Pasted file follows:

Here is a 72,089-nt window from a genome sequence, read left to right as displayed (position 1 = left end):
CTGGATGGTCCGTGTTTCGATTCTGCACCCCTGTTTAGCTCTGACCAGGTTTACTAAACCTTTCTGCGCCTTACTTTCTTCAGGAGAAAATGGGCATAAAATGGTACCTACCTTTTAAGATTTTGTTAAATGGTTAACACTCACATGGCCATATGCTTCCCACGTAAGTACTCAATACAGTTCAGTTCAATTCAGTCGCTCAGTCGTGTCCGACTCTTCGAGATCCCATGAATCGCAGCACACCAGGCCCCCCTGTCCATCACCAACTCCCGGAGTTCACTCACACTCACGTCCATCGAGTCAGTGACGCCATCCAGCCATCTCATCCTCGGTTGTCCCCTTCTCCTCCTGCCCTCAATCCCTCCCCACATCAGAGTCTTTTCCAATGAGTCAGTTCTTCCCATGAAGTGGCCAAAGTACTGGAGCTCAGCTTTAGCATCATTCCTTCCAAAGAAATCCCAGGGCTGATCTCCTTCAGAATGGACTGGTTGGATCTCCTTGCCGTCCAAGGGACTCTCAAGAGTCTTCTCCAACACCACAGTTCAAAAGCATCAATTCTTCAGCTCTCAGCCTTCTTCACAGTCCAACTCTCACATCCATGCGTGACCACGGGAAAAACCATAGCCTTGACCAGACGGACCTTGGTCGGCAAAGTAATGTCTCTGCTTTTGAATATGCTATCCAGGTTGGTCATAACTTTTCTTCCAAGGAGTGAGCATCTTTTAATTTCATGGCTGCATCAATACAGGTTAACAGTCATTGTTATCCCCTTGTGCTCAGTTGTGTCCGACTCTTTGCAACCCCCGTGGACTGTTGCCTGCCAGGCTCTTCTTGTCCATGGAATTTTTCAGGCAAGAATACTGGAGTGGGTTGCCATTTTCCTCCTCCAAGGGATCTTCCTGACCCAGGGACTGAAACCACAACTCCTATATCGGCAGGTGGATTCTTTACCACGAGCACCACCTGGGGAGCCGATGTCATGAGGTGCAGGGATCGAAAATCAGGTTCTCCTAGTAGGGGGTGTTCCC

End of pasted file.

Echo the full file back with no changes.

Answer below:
Here is a 72,089-nt window from a genome sequence, read left to right as displayed (position 1 = left end):
CTGGATGGTCCGTGTTTCGATTCTGCACCCCTGTTTAGCTCTGACCAGGTTTACTAAACCTTTCTGCGCCTTACTTTCTTCAGGAGAAAATGGGCATAAAATGGTACCTACCTTTTAAGATTTTGTTAAATGGTTAACACTCACATGGCCATATGCTTCCCACGTAAGTACTCAATACAGTTCAGTTCAATTCAGTCGCTCAGTCGTGTCCGACTCTTCGAGATCCCATGAATCGCAGCACACCAGGCCCCCCTGTCCATCACCAACTCCCGGAGTTCACTCACACTCACGTCCATCGAGTCAGTGACGCCATCCAGCCATCTCATCCTCGGTTGTCCCCTTCTCCTCCTGCCCTCAATCCCTCCCCACATCAGAGTCTTTTCCAATGAGTCAGTTCTTCCCATGAAGTGGCCAAAGTACTGGAGCTCAGCTTTAGCATCATTCCTTCCAAAGAAATCCCAGGGCTGATCTCCTTCAGAATGGACTGGTTGGATCTCCTTGCCGTCCAAGGGACTCTCAAGAGTCTTCTCCAACACCACAGTTCAAAAGCATCAATTCTTCAGCTCTCAGCCTTCTTCACAGTCCAACTCTCACATCCATGCGTGACCACGGGAAAAACCATAGCCTTGACCAGACGGACCTTGGTCGGCAAAGTAATGTCTCTGCTTTTGAATATGCTATCCAGGTTGGTCATAACTTTTCTTCCAAGGAGTGAGCATCTTTTAATTTCATGGCTGCATCAATACAGGTTAACAGTCATTGTTATCCCCTTGTGCTCAGTTGTGTCCGACTCTTTGCAACCCCCGTGGACTGTTGCCTGCCAGGCTCTTCTTGTCCATGGAATTTTTCAGGCAAGAATACTGGAGTGGGTTGCCATTTTCCTCCTCCAAGGGATCTTCCTGACCCAGGGACTGAAACCACAACTCCTATATCGGCAGGTGGATTCTTTACCACGAGCACCACCTGGGGAGCCGATGTCATGAGGTGCAGGGATCGAAAATCAGGTTCTCCTAGTAGGGGGTGTTCCC